The Audio Mental Training programs use sound to directly affect the brain through a complex neural process called Brainwave Entrainment. Brainwave Entrainment (pronounced: “ehn – TRAIN – mint”) refers to the brain’s electrical response to rhythmic sensory stimulation, such as pulses of sound or light. 1 2 3 4 5 Entrainment is a principle of physics and it is defined as the synchronization of two or more rhythmic cycles. The principles of entrainment also appear in chemistry, neurology, biology, pharmacology, medicine, astronomy and more.
When the brain is given a stimulus, through the ears, eyes or other senses, it emits an electrical charge in response, called a Cortical Evoked Response (shown below). These electrical responses travel throughout the brain to become what you “see and hear.” This activity can be measured using sensitive electrodes attached to the scalp.
When the brain is presented with a rhythmic stimulus, such as a drum beat for example, the rhythm is reproduced in the brain in the form of these electrical impulses. If the rhythm becomes fast and consistent enough, it can start to resemble the natural internal rhythms of the brain, called brainwaves. When this happens, the brain responds by synchronizing its own electric cycles to the same rhythm. This is commonly called the Frequency Following Response (FFR).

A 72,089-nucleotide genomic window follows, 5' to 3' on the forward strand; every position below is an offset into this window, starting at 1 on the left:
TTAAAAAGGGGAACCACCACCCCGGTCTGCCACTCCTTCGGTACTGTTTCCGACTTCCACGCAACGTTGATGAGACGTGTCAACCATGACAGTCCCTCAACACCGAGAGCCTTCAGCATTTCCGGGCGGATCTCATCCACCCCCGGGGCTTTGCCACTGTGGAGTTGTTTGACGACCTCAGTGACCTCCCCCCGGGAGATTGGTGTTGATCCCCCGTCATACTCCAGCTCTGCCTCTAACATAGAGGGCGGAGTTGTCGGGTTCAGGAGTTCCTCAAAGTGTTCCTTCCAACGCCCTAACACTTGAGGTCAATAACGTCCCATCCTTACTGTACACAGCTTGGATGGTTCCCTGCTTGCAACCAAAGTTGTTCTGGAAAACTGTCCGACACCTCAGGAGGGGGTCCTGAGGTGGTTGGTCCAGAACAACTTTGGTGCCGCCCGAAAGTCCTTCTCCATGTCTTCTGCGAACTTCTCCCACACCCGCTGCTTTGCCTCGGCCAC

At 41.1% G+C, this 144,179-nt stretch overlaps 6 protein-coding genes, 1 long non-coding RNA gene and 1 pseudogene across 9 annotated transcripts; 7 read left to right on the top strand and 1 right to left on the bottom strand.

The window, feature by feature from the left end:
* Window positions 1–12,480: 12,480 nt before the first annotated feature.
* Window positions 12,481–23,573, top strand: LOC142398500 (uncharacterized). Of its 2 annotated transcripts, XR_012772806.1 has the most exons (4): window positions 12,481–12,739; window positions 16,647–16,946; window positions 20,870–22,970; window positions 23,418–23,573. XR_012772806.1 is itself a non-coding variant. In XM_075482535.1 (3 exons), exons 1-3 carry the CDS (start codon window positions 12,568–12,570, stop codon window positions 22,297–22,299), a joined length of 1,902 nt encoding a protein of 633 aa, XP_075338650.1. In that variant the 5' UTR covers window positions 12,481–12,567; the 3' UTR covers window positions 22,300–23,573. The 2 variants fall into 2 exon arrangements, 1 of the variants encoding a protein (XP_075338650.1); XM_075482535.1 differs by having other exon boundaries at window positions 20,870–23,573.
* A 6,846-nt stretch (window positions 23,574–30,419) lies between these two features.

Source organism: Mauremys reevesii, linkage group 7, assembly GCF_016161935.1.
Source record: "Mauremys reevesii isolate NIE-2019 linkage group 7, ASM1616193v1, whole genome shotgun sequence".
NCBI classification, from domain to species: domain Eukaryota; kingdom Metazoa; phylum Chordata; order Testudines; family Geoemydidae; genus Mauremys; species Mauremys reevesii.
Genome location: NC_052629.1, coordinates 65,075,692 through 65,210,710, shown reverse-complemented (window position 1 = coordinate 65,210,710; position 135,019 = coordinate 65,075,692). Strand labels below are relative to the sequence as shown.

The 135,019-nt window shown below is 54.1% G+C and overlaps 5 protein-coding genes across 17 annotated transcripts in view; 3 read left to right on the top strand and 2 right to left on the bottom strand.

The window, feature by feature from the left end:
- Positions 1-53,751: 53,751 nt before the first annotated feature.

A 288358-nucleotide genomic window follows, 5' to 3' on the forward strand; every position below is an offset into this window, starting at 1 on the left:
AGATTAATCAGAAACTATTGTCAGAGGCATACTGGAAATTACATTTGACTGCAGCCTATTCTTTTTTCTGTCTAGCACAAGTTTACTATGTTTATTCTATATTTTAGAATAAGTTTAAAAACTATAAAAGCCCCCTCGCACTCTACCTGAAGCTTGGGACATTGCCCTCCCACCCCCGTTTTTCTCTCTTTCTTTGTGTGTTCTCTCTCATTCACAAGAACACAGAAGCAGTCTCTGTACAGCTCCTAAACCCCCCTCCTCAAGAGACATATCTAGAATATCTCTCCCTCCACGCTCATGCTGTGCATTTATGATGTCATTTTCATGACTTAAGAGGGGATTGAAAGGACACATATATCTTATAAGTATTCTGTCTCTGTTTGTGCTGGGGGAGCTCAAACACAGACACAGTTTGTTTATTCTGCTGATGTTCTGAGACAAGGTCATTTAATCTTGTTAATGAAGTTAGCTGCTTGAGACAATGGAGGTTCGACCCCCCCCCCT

Frequency Following Response can be useful because brainwaves are very much related to mental state. For example, a 5 Hz brainwave is associated with sleep, so a 5 Hz sound pattern would help reproduce the sleep state in your brain. The same concept can be applied to many other mental states, including meditation, concentration and relaxation. 6 7 8
If you listen closely during an Audio Mental Training program, you will hear small, rapid pulses of sound. As the program progresses, the frequency rate of these pulses is changed slowly, thereby changing your brainwave patterns and guiding your mind to various useful mental states. Audio Mental Training brainwave entrainment programs are using binaural beats, isochronic tones and monaural beats.
When two tones of slightly different frequency are heard separately in the left and right ears, the listener perceives a single tone that varies at a frequency equal to the difference between the two tones- a perceptual phenomenon known as a binaural beat. Although this effect was discovered in 1839, binaural beats have been the subject of greater public interest in recent years. This is largely due to a number of misconceptions about what they are capable of, but in part it is because they are one of multiple forms of stimulation that can be used in brainwave entrainment.
Monaural beats are derived from the convergence of two frequencies within a single speaker to create a perceivable pulse or beat. 9 Monaural beats are similar to binaural beats in that two frequencies are combined to create a perceivable beat.
Isochronic tones are regular beats of a single tone that are used alongside monaural beats and binaural beats in the process of brainwave entrainment. At its simplest level, an isochronic tone is a tone that is being turned on and off rapidly. They create sharp, distinctive pulses of sound.
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